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OpEdNews Op Eds    H4'ed 9/19/12

The Bible, Christians And True Believers

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With the furor over a clumsy video depicting the revered Muslim prophet, Mohammad, in an alleged poor light and the subsequent and expected violent fallout, come news of a French magazine adding fuel to the fire by publishing some satirical cartoons about the prophet and the faithful. Sure, in the West individuals and institutions are free to mock their religious leaders and cast them in all kinds of unfavorable lights. In the Muslim world that can get you killed. Muslim clerics routinely issue Fatwas (literally a contract to commit murder) on those that mock the prophet. Just ask Sir Salmon Rushdie who had to hide for years for fear that some assassin would end his life.

But with all this ignorance, anger and superstition flying around and the "we are God's favorite people" (Good Bless America) and "they, the others, the outsiders and outliers" are not it is time that we explore how informed and enlightened "we Christians really are."   That the American Christian God is different to Allah or Yahweh or Jehovah is implied by Christian words and deeds. And since we're the most religious, advanced and industrialized nation in the world it stands to reason that we know the Word of God, the Bible, like no other people.

Right? Wrong!

So let's go done the road and expose the myths

Preachers, lay people and even the non-religious routinely utter this phrase in response to hardship and tragedy: "This, too, shall pass." Over the years many Christians and non-Christians alike have embraced this short, pithy statement as a grain of Biblical wisdom. Funny thing is that this statement cannot be found in any Bible. It's a phantom scripture. This points to the fact that the Bible is the most revered book in the United States but it's also the most misquoted and misunderstood.

Political leaders on the stump, motivational speakers, Sunday school teachers, religious leaders, preachers and pious-as-a-church-mouse Aunty Mary, all spout popular quotations that sound Biblical but are nowhere to be found in the Good Book. Here are a two of them that you hear every day:

  "God helps those who help themselves."

"Spare the rod, spoil the child."

And there is this often-cited paraphrased account piously recited by the righteous ignorant: Satan tempted Eve to eat the forbidden apple in the Garden of Eden. As a result Adam and Eve sinned and we're suffering today as a result. Thing is none of this appears in the Bible -- period.

But these kinds of phrases and statements endure and are pervasive in Christian societies because the faithful never challenge them. The preacher's word is law. He or she knows best. So being intellectually lazy, the faithful rely on the wisdom of the preacher and never read the Bible themselves. And those who do read the Good Book end up cherry picking some statements and using them to justify societal behavior fitting the statements to the particular issue at the time.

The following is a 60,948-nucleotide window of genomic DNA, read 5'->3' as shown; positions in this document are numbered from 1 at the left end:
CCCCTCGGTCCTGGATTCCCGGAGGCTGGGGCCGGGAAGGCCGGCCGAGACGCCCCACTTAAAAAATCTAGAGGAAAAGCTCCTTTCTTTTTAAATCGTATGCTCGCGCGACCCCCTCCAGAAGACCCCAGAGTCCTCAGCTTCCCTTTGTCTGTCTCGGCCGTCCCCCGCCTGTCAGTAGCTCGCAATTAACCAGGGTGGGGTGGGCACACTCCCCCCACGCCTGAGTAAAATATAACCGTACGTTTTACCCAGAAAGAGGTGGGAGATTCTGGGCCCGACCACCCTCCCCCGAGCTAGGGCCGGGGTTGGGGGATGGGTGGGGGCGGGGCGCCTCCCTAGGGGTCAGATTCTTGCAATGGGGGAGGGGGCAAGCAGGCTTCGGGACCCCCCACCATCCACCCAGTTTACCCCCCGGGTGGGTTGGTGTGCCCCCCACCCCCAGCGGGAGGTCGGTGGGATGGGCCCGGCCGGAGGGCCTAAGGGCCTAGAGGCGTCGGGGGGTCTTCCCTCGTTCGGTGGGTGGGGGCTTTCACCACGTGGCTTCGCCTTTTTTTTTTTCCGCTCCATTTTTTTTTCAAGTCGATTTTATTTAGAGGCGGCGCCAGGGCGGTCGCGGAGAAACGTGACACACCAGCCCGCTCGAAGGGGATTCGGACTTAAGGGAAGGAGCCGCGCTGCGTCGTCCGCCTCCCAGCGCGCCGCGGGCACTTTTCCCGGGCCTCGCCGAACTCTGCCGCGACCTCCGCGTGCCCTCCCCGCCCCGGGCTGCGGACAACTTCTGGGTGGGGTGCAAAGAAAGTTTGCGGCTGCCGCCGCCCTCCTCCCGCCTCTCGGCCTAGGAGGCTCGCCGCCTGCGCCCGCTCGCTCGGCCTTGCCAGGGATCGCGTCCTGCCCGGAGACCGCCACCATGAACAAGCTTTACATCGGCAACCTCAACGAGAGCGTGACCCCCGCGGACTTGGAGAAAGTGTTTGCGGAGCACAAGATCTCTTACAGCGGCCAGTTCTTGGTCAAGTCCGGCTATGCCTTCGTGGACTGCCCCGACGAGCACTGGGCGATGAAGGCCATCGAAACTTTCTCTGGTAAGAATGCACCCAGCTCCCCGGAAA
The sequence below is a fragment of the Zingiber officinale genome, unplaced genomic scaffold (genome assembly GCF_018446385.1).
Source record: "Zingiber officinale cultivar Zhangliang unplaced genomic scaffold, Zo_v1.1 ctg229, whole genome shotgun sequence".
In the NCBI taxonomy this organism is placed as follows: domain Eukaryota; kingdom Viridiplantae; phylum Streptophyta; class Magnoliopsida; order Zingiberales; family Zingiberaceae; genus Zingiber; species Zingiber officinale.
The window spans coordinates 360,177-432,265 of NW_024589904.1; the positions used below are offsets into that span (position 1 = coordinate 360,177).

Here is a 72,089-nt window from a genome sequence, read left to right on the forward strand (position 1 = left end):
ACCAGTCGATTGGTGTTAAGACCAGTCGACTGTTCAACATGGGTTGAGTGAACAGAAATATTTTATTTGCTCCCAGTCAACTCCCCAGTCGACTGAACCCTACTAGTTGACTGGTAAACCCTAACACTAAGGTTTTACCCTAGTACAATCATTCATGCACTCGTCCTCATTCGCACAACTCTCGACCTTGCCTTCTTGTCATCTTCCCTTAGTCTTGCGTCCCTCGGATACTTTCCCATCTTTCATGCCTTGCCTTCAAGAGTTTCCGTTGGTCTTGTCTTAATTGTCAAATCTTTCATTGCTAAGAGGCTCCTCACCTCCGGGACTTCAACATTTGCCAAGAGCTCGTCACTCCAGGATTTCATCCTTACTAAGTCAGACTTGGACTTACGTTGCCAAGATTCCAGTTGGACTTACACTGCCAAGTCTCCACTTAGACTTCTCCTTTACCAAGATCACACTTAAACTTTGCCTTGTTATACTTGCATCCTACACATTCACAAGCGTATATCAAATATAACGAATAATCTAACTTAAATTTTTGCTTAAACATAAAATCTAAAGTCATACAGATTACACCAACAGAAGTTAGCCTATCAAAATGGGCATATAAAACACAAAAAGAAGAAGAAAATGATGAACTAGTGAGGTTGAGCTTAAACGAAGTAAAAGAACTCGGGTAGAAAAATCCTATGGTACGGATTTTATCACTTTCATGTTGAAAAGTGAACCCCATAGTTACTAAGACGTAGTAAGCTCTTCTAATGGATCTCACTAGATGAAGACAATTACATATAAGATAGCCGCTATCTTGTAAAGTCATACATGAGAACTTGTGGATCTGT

Biblical ignorance is pervasive and systemic within the American Christian religious community in a way that rivals and equals their counterparts in Pakistan, India and Iran. Even in today's technological world of the mega-church with Sunday attendances of over 20,000 "good Christians" there is a glaring disconnect: people prefer to remember and recite Biblical, and in the case of Muslims, Koranic, passages that help reinforce their pre-existing beliefs. The vast majority of today's Christian churchgoers have memorized parts of Biblical texts that they string together to "prove" the basis for their beliefs.

But there's more. And it's based on ignorance, confusion and historical folk wisdom. Let's look at two of these enduring "truths" that many believe come from the Bible.

  "God works in mysterious ways."

"Cleanliness is next to Godliness."

Yes, they do sound Biblical. The first phrase was written by the English poet William Cowper in the 19th century. The statement is "God moves in a mysterious way, His wonders to perform." And the second, about "cleanliness," is the work of an 18th century religious leader John Wesley, the founder of the Methodist church.   As a religious leader people assumed incorrectly that he must have taken it out of the Bible.

And what about the "spare the rod and spoil the child" statement that has been regurgitated by so many Christian mothers, grandmothers and fathers as justifying corporal punishment? Did that argument come from the Good Book and was it clear, fool-proof directions about how to discipline an errant child? This still-popular saying is an edited and distilled version of Proverbs 13:24: "The one who withholds [or spares] the rod is one who hates his son."

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MICHAEL DERK ROBERTS Small Business Consultant, Editor, and Social Media & Communications Expert, New York Over the past 20 years I've been a top SMALL BUSINESS CONSULTANT and POLITICAL CAMPAIGN STRATEGIST in Brooklyn, New York, running (more...)

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